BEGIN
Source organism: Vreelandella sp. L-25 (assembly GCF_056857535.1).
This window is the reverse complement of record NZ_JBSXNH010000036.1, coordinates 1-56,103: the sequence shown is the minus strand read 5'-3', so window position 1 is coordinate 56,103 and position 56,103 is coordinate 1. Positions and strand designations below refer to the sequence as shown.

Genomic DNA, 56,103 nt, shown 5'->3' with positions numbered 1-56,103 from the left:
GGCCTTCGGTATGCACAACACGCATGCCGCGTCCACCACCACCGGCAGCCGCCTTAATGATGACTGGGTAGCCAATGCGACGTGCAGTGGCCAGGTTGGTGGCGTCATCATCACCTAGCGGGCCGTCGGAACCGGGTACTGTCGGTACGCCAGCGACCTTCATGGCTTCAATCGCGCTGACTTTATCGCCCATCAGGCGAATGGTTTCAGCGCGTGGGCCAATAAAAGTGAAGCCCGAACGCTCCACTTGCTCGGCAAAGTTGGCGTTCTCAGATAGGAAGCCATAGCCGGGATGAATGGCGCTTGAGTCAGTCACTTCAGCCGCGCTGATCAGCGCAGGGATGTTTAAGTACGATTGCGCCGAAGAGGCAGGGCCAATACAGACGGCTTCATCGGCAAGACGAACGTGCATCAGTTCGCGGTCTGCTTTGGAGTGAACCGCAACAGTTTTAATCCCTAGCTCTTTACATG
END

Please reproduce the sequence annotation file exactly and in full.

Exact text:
Source organism: Vreelandella sp. L-25 (assembly GCF_056857535.1).
This window is the reverse complement of record NZ_JBSXNH010000036.1, coordinates 1-56,103: the sequence shown is the minus strand read 5'-3', so window position 1 is coordinate 56,103 and position 56,103 is coordinate 1. Positions and strand designations below refer to the sequence as shown.

Genomic DNA, 56,103 nt, shown 5'->3' with positions numbered 1-56,103 from the left:
GGCCTTCGGTATGCACAACACGCATGCCGCGTCCACCACCACCGGCAGCCGCCTTAATGATGACTGGGTAGCCAATGCGACGTGCAGTGGCCAGGTTGGTGGCGTCATCATCACCTAGCGGGCCGTCGGAACCGGGTACTGTCGGTACGCCAGCGACCTTCATGGCTTCAATCGCGCTGACTTTATCGCCCATCAGGCGAATGGTTTCAGCGCGTGGGCCAATAAAAGTGAAGCCCGAACGCTCCACTTGCTCGGCAAAGTTGGCGTTCTCAGATAGGAAGCCATAGCCGGGATGAATGGCGCTTGAGTCAGTCACTTCAGCCGCGCTGATCAGCGCAGGGATGTTTAAGTACGATTGCGCCGAAGAGGCAGGGCCAATACAGACGGCTTCATCGGCAAGACGAACGTGCATCAGTTCGCGGTCTGCTTTGGAGTGAACCGCAACAGTTTTAATCCCTAGCTCTTTACATG